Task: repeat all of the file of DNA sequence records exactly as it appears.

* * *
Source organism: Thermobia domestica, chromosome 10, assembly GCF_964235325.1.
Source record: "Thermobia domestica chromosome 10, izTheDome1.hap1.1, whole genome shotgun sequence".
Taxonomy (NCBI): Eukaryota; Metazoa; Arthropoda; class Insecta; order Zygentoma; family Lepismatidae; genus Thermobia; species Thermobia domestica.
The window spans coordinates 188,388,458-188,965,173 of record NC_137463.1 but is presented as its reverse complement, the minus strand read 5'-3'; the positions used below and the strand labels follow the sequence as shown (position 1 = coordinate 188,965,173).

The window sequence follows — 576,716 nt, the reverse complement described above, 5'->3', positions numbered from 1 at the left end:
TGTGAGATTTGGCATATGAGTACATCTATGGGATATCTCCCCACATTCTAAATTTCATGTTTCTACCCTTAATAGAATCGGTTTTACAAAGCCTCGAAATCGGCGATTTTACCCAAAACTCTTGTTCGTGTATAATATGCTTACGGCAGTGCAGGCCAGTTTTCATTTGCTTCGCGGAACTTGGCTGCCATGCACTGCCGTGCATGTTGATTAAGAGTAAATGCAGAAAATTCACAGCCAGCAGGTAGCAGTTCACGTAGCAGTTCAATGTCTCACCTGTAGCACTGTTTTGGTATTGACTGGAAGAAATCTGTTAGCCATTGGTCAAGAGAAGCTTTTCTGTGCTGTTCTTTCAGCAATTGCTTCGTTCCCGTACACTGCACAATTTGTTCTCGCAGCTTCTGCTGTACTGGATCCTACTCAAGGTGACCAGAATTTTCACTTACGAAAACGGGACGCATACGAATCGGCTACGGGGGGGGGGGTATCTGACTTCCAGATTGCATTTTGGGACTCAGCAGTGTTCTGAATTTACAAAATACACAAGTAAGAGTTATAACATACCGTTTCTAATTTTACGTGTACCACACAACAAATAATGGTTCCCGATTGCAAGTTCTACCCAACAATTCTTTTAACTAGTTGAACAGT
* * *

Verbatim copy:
Source organism: Thermobia domestica, chromosome 10, assembly GCF_964235325.1.
Source record: "Thermobia domestica chromosome 10, izTheDome1.hap1.1, whole genome shotgun sequence".
Taxonomy (NCBI): Eukaryota; Metazoa; Arthropoda; class Insecta; order Zygentoma; family Lepismatidae; genus Thermobia; species Thermobia domestica.
The window spans coordinates 188,388,458-188,965,173 of record NC_137463.1 but is presented as its reverse complement, the minus strand read 5'-3'; the positions used below and the strand labels follow the sequence as shown (position 1 = coordinate 188,965,173).

The window sequence follows — 576,716 nt, the reverse complement described above, 5'->3', positions numbered from 1 at the left end:
TGTGAGATTTGGCATATGAGTACATCTATGGGATATCTCCCCACATTCTAAATTTCATGTTTCTACCCTTAATAGAATCGGTTTTACAAAGCCTCGAAATCGGCGATTTTACCCAAAACTCTTGTTCGTGTATAATATGCTTACGGCAGTGCAGGCCAGTTTTCATTTGCTTCGCGGAACTTGGCTGCCATGCACTGCCGTGCATGTTGATTAAGAGTAAATGCAGAAAATTCACAGCCAGCAGGTAGCAGTTCACGTAGCAGTTCAATGTCTCACCTGTAGCACTGTTTTGGTATTGACTGGAAGAAATCTGTTAGCCATTGGTCAAGAGAAGCTTTTCTGTGCTGTTCTTTCAGCAATTGCTTCGTTCCCGTACACTGCACAATTTGTTCTCGCAGCTTCTGCTGTACTGGATCCTACTCAAGGTGACCAGAATTTTCACTTACGAAAACGGGACGCATACGAATCGGCTACGGGGGGGGGGGTATCTGACTTCCAGATTGCATTTTGGGACTCAGCAGTGTTCTGAATTTACAAAATACACAAGTAAGAGTTATAACATACCGTTTCTAATTTTACGTGTACCACACAACAAATAATGGTTCCCGATTGCAAGTTCTACCCAACAATTCTTTTAACTAGTTGAACAGT